We published a memoriam post for Greg in the wake of the news to commemorate his passing and all that his vast imagination brought to the Halo universe, but this issue of Canon Fodder seemed like an ideal opportunity to speak to that at a more individual level.

FRANK O’CONNOR

Greg Bear was and is to me, among the giants in Science Fiction as a socially meaningful and literarily important art. I am careful to eschew the word “genre” since it does a disservice to an art that has always had to fight its way into mainstream and critical relevance, despite having been—since Jules Verne, since Mary Shelley—a vital and unbound way to envision, predict, paint and portray characters, worlds and ideas. These are ideas of optimism and wonder, sometimes fanciful, sometimes pragmatic and of course, in the pursuit of drama as well as didactic prediction—explosive, scary, disturbing or dreadful.

Greg saw very far. And he didn’t merely predict or propel ideas. He looked into the context that a future technology, or a distant biome, or simply into the vastness of space, and he saw hope, joy, beauty, and peoples and cultures beyond our own assumptions and expectations.

We asked Greg to help us craft, color, and bring to living, breathing reality a time, place, and people that had, until then, existed as mystery, enigma, and the scattered evidence of a civilization as mighty and marvelous as it was flawed and doomed. We saw in it the lesson of millennia and sought Greg out first and by name. His publisher kindly introduced us—and one of the first things Greg did was invite us into his home. We met his incredible family and saw where he’d crafted epic worlds and infinite narratives. Inviting him into our home, the worlds, myths, and monsters of Halo, and giving him the freedom to help us flesh out that history was the least we could do.

Greg lived by a peaceful lake that I pass by several times a month. It’s hard to stumble on by accident, but I’m always drawn to its stillness, beauty, and silent calm. And it always brought Greg to mind—that imagination humming and ticking away beneath his skin like an overwound clock—and the endless time and grace he gave us.

Halo is just one of the many things that Greg touched in a brilliant, insightful, and meaningful life. We’re honored to have known him and gladdened that he helped craft our legacy, even as it becomes a small part of his. Our thoughts are with his family and while his passing is to be lamented and grieved, his body of work and his impact on the people around him are cause only for the brightest celebration.

Collage of various Forerunner-related artwork connected to Greg Bear's Forerunner Saga

JEREMY PATENAUDE

To say that Greg Bear's contribution to the Halo universe was foundational is a gross understatement.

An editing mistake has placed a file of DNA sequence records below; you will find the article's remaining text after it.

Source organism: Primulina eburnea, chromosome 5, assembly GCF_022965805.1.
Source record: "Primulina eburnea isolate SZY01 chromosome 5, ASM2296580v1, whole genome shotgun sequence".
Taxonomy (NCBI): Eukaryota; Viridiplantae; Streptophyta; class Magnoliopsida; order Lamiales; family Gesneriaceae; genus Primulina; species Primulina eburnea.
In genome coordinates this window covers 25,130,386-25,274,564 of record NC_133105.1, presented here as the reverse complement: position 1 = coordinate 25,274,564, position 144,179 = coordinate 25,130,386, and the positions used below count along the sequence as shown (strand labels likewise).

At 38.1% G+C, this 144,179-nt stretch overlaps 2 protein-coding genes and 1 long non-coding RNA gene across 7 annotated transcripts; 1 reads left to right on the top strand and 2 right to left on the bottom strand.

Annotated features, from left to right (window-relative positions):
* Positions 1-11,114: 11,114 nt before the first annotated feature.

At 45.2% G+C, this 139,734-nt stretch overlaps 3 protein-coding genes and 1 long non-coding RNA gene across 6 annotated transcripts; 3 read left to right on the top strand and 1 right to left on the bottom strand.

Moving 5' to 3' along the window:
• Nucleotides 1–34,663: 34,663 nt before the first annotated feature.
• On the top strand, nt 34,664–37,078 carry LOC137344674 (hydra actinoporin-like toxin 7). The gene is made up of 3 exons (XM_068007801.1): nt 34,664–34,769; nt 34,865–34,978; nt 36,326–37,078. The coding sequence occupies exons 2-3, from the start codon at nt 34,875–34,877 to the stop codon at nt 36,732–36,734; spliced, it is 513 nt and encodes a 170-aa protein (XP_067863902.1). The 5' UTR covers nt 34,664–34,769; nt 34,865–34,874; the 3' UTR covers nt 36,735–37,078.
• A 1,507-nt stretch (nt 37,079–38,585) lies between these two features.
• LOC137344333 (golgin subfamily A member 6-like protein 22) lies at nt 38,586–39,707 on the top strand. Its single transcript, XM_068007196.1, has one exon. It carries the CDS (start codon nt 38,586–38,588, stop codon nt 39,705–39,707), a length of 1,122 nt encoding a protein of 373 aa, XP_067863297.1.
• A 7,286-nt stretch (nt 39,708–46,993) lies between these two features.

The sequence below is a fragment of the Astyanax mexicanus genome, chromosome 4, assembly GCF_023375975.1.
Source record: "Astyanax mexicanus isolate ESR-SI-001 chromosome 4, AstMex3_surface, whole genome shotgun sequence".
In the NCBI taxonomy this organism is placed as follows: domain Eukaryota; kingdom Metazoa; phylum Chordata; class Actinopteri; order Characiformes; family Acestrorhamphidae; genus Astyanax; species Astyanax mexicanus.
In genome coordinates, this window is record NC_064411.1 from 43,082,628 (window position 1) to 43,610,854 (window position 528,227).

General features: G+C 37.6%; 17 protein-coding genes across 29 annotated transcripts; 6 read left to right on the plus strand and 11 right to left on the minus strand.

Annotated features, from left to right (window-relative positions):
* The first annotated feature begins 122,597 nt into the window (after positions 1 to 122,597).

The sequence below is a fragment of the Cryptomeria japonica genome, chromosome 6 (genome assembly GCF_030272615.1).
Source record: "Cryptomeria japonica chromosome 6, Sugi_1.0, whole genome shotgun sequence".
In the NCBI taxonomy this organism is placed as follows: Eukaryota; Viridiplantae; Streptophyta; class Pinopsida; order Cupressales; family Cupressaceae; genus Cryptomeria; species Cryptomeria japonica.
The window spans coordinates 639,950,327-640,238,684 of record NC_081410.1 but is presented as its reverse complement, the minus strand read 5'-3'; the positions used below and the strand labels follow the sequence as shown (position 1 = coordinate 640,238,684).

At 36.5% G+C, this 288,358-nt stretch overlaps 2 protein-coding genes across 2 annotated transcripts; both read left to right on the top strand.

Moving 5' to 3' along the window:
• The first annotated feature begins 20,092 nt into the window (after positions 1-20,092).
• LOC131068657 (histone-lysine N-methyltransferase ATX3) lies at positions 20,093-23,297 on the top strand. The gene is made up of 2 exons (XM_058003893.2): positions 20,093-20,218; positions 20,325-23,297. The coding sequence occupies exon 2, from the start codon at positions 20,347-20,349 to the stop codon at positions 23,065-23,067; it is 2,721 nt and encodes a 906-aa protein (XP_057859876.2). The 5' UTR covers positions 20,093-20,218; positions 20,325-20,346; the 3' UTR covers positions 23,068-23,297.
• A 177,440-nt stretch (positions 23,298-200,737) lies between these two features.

He took the dark hole that was the Forerunners and filled it with a vast tapestry of galaxy-spanning events, teeming with intriguing characters, extraordinary machines, and fascinating tales, all steeped in deeper and more penetrating mysteries than we could have ever hoped for.

I’m grateful for the prodigious work he accomplished in those three books and the gracious, deft way he navigated a very challenging narrative landscape. He definitively established a legacy that will continue to prove fruitful for Halo for many years to come. And he will be sorely missed.

TIFFANY O’BRIEN 

On my first day at 343, back in 2011, I was handed a copy of Halo: Cryptum.

I devoured the book, captivated by the world Greg Bear’s words created. Learning that I would be working with him on a regular basis was very exciting. In my first in-person brainstorm, around a very long table of talented and experienced men, everyone deep in discussion, Greg noticed how I was equally enraptured and intimidated. He paused, called out my name, and asked what I thought.

Such a simple act, but I remember being very grateful and awed that he made room for the only lady in the room. I am so honored that I had a front row seat to his creative process, and working with Greg on the Forerunner Saga was truly a pleasure.

The last time we saw each other in 2019, I was enthralled yet again to hear all about his wonderful experiences working on other properties. Around a table of Halo authors, his wisdom and charm was—as always—captivating, and I am sorry we won’t be able to meet again.

Image of Greg Bear with copies of Halo: Cryptum and Primordium as well as Promethean figures

JEFF EASTERLING

Mystery is a delicate dance. A precarious balance must be struck between enigma and exposition. But nature, as they say, abhors a vacuum—and for storytellers it’s important that in an effort to provide payoff for long dwelled upon questions, you must also layer new riddles in its place, new mysteries to capture the imagination and evolve the course of a narrative’s journey.